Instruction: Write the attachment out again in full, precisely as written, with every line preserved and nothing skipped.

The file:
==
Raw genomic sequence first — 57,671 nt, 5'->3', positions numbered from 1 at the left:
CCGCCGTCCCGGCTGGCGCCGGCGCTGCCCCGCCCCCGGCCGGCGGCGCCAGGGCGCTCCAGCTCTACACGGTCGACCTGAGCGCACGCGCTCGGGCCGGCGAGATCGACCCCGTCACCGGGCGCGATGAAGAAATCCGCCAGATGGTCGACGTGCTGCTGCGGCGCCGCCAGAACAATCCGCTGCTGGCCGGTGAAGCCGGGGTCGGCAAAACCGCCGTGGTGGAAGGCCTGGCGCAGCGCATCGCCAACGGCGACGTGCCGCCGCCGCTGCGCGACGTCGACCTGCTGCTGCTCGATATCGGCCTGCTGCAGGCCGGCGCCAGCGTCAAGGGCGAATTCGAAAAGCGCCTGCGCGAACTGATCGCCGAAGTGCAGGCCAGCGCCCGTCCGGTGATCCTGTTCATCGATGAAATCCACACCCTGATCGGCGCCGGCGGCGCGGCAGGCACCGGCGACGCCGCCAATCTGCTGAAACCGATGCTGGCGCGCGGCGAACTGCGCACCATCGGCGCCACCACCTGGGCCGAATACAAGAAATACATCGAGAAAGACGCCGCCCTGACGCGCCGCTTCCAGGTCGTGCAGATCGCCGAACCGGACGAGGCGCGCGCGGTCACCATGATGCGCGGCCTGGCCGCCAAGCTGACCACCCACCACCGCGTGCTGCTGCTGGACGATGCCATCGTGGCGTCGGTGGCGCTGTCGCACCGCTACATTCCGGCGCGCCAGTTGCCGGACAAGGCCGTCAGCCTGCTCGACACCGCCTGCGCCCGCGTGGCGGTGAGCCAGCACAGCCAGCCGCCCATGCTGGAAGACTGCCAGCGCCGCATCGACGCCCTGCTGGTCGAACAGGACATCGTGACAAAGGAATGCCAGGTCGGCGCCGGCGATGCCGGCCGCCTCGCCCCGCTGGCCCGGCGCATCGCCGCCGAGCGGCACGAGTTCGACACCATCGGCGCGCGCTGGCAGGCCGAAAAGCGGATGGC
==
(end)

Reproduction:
Raw genomic sequence first — 57,671 nt, 5'->3', positions numbered from 1 at the left:
CCGCCGTCCCGGCTGGCGCCGGCGCTGCCCCGCCCCCGGCCGGCGGCGCCAGGGCGCTCCAGCTCTACACGGTCGACCTGAGCGCACGCGCTCGGGCCGGCGAGATCGACCCCGTCACCGGGCGCGATGAAGAAATCCGCCAGATGGTCGACGTGCTGCTGCGGCGCCGCCAGAACAATCCGCTGCTGGCCGGTGAAGCCGGGGTCGGCAAAACCGCCGTGGTGGAAGGCCTGGCGCAGCGCATCGCCAACGGCGACGTGCCGCCGCCGCTGCGCGACGTCGACCTGCTGCTGCTCGATATCGGCCTGCTGCAGGCCGGCGCCAGCGTCAAGGGCGAATTCGAAAAGCGCCTGCGCGAACTGATCGCCGAAGTGCAGGCCAGCGCCCGTCCGGTGATCCTGTTCATCGATGAAATCCACACCCTGATCGGCGCCGGCGGCGCGGCAGGCACCGGCGACGCCGCCAATCTGCTGAAACCGATGCTGGCGCGCGGCGAACTGCGCACCATCGGCGCCACCACCTGGGCCGAATACAAGAAATACATCGAGAAAGACGCCGCCCTGACGCGCCGCTTCCAGGTCGTGCAGATCGCCGAACCGGACGAGGCGCGCGCGGTCACCATGATGCGCGGCCTGGCCGCCAAGCTGACCACCCACCACCGCGTGCTGCTGCTGGACGATGCCATCGTGGCGTCGGTGGCGCTGTCGCACCGCTACATTCCGGCGCGCCAGTTGCCGGACAAGGCCGTCAGCCTGCTCGACACCGCCTGCGCCCGCGTGGCGGTGAGCCAGCACAGCCAGCCGCCCATGCTGGAAGACTGCCAGCGCCGCATCGACGCCCTGCTGGTCGAACAGGACATCGTGACAAAGGAATGCCAGGTCGGCGCCGGCGATGCCGGCCGCCTCGCCCCGCTGGCCCGGCGCATCGCCGCCGAGCGGCACGAGTTCGACACCATCGGCGCGCGCTGGCAGGCCGAAAAGCGGATGGC